Uni preparing grads for global future
There has been a significant shift in university curriculum since the entrance of global firms into the Australian market, according to the outgoing dean of the University of Sydney law school.
Professor Gillian Triggs (pictured) is about to take up the presidency of the Human Rights Commission, following a five-year tenure as dean of USYD’s law school and a stint as Chair of the Council of Australian Law Deans.
Triggs told Lawyers Weekly that the arrival of global law firms has impacted law degrees at Australian universities, shifting focus from the national to the international.
“There’s no point going to a globalised firm, like Allen & Overy, if all you know about is Australian conveyancing or Australian contract law,” she said.
“[Universities] now have a much stronger emphasis on preparing Australian lawyers for transnational and international legal service.”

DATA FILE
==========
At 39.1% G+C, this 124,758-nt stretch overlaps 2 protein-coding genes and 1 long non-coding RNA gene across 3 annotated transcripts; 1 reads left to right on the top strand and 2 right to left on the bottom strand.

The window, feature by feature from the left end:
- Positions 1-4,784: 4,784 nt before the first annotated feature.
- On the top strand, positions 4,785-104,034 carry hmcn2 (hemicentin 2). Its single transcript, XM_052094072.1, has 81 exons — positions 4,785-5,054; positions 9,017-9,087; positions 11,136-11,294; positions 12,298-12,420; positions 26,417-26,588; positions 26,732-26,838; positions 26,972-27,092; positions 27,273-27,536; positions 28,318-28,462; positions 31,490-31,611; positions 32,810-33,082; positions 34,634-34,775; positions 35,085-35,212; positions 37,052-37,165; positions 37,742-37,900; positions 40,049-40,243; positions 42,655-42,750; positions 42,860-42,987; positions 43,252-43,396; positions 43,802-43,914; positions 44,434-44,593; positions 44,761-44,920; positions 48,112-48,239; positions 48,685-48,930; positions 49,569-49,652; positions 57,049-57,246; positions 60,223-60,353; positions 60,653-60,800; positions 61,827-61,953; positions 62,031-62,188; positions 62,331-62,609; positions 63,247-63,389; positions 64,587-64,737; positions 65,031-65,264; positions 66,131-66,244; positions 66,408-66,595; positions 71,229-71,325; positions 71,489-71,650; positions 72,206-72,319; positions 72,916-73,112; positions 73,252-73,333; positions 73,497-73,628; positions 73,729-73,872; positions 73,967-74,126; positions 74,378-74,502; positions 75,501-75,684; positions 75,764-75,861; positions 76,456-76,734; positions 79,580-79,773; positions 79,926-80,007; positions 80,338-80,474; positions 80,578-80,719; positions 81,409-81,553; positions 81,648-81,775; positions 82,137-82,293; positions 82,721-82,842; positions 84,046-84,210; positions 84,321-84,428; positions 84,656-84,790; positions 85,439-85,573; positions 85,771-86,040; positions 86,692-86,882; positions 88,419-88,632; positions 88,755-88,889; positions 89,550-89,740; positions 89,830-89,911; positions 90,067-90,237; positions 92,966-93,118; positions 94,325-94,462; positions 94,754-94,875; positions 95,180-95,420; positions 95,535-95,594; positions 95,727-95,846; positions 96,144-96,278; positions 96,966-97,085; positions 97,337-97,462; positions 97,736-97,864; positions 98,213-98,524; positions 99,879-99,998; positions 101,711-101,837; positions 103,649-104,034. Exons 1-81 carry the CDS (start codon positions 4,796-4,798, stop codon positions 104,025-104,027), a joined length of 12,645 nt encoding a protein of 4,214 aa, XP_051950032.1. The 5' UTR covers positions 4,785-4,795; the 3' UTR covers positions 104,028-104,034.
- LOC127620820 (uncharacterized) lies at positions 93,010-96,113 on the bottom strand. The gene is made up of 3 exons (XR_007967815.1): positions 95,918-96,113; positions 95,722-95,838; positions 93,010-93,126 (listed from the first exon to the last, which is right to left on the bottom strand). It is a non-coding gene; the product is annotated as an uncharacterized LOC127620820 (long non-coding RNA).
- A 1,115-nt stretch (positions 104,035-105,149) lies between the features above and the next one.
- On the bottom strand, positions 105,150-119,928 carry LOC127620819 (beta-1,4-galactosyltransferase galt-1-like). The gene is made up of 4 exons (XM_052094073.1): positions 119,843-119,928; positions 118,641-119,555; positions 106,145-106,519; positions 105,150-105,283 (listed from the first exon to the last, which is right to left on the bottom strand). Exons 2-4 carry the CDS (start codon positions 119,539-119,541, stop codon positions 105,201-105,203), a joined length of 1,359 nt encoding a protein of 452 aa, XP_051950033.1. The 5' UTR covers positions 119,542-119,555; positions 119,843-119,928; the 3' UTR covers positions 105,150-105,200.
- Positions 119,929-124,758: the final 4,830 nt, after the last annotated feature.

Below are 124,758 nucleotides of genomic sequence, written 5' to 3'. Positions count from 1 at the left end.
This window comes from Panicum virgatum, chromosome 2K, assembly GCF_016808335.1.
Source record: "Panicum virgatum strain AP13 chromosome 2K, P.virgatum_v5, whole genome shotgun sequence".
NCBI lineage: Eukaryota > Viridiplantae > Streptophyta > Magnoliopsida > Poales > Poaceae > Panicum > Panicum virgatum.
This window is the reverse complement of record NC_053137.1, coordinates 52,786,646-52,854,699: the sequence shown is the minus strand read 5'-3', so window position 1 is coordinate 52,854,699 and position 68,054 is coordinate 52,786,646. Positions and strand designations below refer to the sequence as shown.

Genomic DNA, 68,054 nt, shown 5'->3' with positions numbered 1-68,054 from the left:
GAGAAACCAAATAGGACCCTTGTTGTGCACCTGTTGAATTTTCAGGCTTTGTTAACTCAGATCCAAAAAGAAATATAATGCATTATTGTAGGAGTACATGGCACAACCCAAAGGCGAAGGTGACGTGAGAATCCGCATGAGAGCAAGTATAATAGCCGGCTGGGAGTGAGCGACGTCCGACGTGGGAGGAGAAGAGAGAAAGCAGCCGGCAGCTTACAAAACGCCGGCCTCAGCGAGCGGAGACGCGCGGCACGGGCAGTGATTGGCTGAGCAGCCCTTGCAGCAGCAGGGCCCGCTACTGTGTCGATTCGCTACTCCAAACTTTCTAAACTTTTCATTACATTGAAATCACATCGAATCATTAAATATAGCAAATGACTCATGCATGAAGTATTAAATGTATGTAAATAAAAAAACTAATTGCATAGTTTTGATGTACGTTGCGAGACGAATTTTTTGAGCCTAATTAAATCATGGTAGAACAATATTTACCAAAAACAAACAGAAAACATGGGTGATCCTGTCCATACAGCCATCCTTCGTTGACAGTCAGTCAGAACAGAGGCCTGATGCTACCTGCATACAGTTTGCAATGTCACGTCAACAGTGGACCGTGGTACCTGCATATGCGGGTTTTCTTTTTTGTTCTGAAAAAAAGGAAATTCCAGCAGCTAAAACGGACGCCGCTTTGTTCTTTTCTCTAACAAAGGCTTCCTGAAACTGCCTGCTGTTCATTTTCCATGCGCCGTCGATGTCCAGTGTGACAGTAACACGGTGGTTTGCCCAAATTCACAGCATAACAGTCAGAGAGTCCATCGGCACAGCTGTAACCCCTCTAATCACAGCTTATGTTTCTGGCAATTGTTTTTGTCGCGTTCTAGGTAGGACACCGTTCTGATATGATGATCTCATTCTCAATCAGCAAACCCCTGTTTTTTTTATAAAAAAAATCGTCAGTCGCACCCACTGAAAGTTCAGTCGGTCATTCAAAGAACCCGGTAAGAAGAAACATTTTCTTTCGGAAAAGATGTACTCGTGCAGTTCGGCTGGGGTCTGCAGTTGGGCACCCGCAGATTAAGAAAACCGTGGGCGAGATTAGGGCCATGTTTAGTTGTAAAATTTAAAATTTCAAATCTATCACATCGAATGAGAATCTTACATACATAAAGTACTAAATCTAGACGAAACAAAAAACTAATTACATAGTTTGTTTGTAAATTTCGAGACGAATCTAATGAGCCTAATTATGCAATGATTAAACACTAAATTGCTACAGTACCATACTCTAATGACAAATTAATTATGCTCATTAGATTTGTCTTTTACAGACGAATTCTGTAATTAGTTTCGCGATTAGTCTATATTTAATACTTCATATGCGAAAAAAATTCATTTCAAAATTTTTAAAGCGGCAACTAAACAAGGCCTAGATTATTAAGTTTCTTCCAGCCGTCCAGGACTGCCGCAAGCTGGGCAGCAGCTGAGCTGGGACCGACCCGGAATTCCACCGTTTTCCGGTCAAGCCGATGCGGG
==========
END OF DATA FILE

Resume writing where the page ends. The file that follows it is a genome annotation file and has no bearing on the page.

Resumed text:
Obtaining a “global education" is necessary to the survival of legal practice in Australia, Triggs continued.
“Otherwise Australian lawyers will become increasingly parochial and sidelined,” she added.
Triggs believes Australian lawyers must learn the legal systems of other parts of the world to remain relevant, particularly Sharia law (enforced in Indonesia, among other countries) and China’s civil law system.
She also expects that more graduates will obtain practising certificates from Asian law schools to be seen as more attractive candidates for the global firms, as well as those seeking to expand into Asia.
But having a global outlook is not for everyone, she continued.
Law schools at some regional universities, such as Charles Darwin, James Cook and The University of New England, are not preparing students for international practice, said Triggs.
“Graduates from these universities are often working in rural areas and they need a thorough grounding in domestic law...that’s where those graduates will often see their futures.
“This is very different to what you’d expect from the University of Sydney, which is based in a major capital city.”
Of course, there are exceptions, Triggs added, citing the example of a Sydney University law student who recently chose to practise law in the regional town of Dubbo, NSW.